I offer here my free translation. “Bring in all the tithes to the storehouse. And I will open the rain clouds and make it rain until there is no more rain to pour. Absolutely! I mean, I will pour you out so much rain the clouds will be completely emptied! I promise!” And there you have it.
What, according to Malachi, are the after-effects of such RAIN?
“I will prevent pests from devouring your crops, and the vines in your fields will not cast their fruit (that is, the grapes will not fall to the ground before harvest season),” says the LORD Almighty. “Then all the nations will call you blessed, for yours will be delightful land,” says the LORD Almighty” (3:11,12. NIV).
What is the Point?
When exactly will the tither be blessed? Well, the rain is a blessing to him. God’s rain will “start the ball rolling” so to speak. The tither will benefit from the rain eventually – but only after he shall have fully completed the period of sowing and reaping.
Listen to this. What I have just written does not describe an A to B transaction so to speak. The text does not promise a blessing from God (A) to fall directly upon the tither (B). If that were the case, then we would have created a collapsed middle. For have we not already established that the blessing in view was rain? Are we then to suppose that rain was all a tither could expect under the premises? No; rather the transaction is more of A to B to C. First off, God sends the rain (A), then the farmer tills his ground and plants his seeds and wait patiently for the harvest (B), then the farmer grabs his sickle and harvests his crop (C).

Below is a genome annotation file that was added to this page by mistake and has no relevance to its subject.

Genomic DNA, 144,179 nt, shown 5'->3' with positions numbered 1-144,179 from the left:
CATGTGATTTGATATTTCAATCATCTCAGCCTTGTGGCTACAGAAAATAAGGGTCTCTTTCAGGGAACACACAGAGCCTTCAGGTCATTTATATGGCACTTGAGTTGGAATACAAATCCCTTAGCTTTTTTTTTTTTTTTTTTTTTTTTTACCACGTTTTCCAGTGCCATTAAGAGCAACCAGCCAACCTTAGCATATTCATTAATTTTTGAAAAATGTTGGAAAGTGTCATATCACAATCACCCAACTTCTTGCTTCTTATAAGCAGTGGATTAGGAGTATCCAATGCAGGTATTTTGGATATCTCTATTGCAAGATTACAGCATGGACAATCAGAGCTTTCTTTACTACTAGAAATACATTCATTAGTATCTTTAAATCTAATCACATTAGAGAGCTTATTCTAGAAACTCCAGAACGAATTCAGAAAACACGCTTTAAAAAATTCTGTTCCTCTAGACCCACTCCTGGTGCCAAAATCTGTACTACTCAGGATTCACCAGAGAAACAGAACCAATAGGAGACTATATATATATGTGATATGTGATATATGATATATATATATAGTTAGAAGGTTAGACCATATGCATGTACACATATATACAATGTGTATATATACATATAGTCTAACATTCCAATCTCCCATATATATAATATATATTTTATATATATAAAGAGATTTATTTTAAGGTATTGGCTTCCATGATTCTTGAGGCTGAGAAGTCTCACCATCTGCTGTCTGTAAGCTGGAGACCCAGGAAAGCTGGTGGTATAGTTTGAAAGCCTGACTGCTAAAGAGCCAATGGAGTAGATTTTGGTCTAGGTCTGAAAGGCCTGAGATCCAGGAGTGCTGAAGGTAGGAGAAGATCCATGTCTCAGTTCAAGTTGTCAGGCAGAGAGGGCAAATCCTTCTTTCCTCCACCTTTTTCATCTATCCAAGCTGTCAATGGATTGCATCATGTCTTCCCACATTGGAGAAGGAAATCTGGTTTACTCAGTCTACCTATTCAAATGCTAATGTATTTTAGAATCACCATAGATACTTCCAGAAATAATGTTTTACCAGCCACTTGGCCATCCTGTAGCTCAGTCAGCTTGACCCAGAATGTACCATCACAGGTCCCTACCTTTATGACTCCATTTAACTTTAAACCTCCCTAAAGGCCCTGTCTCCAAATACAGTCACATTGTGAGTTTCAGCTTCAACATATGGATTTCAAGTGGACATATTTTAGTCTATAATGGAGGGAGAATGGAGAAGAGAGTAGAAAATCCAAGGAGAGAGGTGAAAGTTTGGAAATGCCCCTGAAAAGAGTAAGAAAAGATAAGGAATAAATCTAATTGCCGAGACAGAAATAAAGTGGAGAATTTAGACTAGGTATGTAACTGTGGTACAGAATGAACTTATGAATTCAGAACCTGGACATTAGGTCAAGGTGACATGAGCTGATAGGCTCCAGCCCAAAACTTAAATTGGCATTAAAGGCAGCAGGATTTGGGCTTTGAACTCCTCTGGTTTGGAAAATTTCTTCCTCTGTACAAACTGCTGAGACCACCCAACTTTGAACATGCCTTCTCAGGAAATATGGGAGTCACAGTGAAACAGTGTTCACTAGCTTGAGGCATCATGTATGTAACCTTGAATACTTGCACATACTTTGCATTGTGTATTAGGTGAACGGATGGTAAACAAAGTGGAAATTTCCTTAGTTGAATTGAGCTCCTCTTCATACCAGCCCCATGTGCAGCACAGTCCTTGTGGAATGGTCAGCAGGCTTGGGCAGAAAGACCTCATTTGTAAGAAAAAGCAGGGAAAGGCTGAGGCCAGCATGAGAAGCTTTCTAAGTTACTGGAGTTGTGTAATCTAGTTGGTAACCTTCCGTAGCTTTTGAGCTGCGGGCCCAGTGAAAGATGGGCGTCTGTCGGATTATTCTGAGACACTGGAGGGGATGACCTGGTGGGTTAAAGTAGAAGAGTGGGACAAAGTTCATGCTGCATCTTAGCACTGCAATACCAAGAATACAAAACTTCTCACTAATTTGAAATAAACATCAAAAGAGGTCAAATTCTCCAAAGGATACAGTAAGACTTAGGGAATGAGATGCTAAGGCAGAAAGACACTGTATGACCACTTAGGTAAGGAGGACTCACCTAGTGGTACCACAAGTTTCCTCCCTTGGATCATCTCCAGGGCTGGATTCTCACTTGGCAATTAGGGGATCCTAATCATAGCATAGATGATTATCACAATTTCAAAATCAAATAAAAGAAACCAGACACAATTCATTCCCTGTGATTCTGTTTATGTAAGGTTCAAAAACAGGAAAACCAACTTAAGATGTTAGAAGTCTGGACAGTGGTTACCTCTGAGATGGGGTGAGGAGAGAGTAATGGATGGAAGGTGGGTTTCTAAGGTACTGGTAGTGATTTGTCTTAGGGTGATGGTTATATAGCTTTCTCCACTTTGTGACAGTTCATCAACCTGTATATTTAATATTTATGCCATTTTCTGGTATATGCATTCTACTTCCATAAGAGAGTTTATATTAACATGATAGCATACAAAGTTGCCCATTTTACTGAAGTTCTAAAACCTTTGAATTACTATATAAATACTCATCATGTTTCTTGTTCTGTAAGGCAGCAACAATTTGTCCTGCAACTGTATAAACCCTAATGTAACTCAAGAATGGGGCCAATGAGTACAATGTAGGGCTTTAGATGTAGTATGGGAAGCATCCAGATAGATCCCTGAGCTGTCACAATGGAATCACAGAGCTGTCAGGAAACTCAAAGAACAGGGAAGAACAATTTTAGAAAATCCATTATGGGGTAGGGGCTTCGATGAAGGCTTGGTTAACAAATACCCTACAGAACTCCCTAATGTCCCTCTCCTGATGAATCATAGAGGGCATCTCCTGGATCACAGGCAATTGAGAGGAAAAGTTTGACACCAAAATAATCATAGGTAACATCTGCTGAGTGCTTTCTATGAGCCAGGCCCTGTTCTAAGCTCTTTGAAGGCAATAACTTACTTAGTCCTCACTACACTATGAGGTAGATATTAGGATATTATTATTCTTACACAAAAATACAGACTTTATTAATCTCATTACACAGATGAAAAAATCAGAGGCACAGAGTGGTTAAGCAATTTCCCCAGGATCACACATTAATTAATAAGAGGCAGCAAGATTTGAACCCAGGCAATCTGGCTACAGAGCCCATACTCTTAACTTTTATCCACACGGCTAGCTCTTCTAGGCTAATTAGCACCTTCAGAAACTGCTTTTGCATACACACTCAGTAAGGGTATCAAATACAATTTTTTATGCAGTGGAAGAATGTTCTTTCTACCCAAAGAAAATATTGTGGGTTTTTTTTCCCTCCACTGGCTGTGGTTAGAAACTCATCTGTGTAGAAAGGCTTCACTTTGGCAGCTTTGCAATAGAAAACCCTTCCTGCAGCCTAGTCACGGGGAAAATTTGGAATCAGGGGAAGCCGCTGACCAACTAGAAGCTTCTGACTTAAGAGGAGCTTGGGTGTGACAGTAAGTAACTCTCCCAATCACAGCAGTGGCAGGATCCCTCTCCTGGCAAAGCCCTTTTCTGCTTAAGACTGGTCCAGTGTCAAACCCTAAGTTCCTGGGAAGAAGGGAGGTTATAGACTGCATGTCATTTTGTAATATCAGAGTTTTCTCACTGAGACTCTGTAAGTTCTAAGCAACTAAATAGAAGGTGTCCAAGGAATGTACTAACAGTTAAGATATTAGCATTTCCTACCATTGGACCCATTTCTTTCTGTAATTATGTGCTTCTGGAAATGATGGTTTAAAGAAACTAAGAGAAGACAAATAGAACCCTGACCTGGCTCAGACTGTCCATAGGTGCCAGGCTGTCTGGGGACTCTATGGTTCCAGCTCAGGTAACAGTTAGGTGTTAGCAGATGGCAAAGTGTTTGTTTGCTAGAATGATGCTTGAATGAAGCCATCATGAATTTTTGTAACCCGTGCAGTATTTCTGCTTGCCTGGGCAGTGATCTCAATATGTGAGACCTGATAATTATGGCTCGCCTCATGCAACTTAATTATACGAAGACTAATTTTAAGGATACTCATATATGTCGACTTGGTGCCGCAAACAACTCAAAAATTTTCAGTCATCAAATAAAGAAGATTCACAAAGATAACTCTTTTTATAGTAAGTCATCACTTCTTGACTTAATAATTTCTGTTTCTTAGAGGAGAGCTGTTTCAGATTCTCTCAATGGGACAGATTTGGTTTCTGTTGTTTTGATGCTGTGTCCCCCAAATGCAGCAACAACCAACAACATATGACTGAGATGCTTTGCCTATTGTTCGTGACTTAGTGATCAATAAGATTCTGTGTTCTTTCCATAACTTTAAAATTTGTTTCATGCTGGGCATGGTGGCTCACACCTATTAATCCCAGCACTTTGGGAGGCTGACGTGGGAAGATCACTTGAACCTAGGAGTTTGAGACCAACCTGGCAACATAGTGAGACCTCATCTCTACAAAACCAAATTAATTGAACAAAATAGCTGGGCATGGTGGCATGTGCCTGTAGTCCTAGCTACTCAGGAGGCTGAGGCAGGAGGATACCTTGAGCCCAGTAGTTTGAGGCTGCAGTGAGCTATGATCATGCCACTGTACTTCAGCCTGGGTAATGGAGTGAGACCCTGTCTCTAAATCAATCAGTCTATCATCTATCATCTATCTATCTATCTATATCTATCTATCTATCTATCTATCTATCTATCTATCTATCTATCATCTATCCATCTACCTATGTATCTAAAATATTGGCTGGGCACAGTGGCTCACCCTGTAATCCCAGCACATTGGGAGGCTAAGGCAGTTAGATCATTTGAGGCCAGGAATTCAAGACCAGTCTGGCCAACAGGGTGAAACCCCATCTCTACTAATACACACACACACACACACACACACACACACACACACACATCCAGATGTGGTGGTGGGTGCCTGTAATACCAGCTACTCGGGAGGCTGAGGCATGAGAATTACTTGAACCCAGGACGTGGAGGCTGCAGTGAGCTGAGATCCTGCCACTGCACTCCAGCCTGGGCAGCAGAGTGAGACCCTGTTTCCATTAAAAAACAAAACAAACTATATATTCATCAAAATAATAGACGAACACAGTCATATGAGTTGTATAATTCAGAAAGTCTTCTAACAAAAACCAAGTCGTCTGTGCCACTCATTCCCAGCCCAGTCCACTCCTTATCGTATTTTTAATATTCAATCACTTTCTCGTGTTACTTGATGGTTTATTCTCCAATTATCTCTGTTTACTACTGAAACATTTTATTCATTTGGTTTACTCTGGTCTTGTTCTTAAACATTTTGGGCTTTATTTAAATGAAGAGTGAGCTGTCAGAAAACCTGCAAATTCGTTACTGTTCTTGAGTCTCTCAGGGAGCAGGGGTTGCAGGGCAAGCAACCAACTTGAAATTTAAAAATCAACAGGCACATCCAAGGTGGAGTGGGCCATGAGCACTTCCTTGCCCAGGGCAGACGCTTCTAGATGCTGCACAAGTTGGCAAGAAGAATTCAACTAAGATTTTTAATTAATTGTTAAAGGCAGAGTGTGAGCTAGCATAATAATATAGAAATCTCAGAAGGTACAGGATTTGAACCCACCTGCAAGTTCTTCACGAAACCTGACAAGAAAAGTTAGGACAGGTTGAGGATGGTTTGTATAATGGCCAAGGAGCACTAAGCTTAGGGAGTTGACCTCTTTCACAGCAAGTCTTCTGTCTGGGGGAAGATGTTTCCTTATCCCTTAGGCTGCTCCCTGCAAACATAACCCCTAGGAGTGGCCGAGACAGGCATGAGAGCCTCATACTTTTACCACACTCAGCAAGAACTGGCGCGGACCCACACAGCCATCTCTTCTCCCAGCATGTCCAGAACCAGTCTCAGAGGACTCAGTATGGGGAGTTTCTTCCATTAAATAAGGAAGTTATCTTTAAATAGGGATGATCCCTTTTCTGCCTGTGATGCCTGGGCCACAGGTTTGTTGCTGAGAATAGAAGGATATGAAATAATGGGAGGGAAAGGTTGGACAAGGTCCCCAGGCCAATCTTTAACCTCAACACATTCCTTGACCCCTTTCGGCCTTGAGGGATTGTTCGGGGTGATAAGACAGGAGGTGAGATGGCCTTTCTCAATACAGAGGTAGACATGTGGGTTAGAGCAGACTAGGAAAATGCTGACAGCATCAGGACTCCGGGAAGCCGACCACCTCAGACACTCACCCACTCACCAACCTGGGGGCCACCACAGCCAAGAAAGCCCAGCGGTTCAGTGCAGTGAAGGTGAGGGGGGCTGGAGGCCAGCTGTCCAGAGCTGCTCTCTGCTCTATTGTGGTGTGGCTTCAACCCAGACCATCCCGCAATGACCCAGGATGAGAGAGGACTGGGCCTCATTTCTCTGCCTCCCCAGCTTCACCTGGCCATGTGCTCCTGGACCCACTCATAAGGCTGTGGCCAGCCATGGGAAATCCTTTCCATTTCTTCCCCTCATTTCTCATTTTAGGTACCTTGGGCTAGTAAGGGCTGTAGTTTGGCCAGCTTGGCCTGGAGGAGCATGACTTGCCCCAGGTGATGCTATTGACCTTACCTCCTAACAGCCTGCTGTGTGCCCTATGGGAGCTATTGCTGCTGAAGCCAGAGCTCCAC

The point is, the farmer-tither must now make a deliberate effort to roll up sleeves and go to work. For the ground under his feet has once again become fertile and is practically begging for seeds. The farmer must now clear the ground and plow his plot, he must irrigate his field and sow his seeds, all the while trusting that God will grant him abundant harvest. And when the harvest comes he must yet put his hand to the sickle and reap to his heart’s content.
Then, and only after then, may the farmer bring in his tithes to God’s storehouse. Then there will be food in God’s house. Thus, the entire prophecy will have been fulfilled.
It is a long obedience in the same direction.[vi] Bring in the tithes, then God will make it rain, then farmer must plant his seeds. Only after then can the farmer harvest his crop. And he will again bring his tithe to God’s storehouse. And God will make it rain…. Are you getting the picture yet? Patience. Determination. Hard Work. Faith. The blessing of the tithe really is reward of a long obedience in the same direction!
[i]The Holman Christian Standard Bible puts it, “pour out a blessing for you without measure”; while the Complete Jewish Bible translates it as “a blessing far beyond your needs.”
[ii] This study did not start as an academic exercise. A good friend of mine and partner in the ministry called up not too long ago and we discussed the meaning of some words in Mal 3:10. Was Malachi talking about the tither’s “room”? I wanted to find out. And there is only one thing for me to do – and that is to go to the text itself. In a manner of speaking, my friend opened the door and I walked right in. It didn’t take long for a pastoral concern to grow in me. Hence, this study. I hope the reader will find this edifying.
[iii] Textual analyses in this study are all from Strong.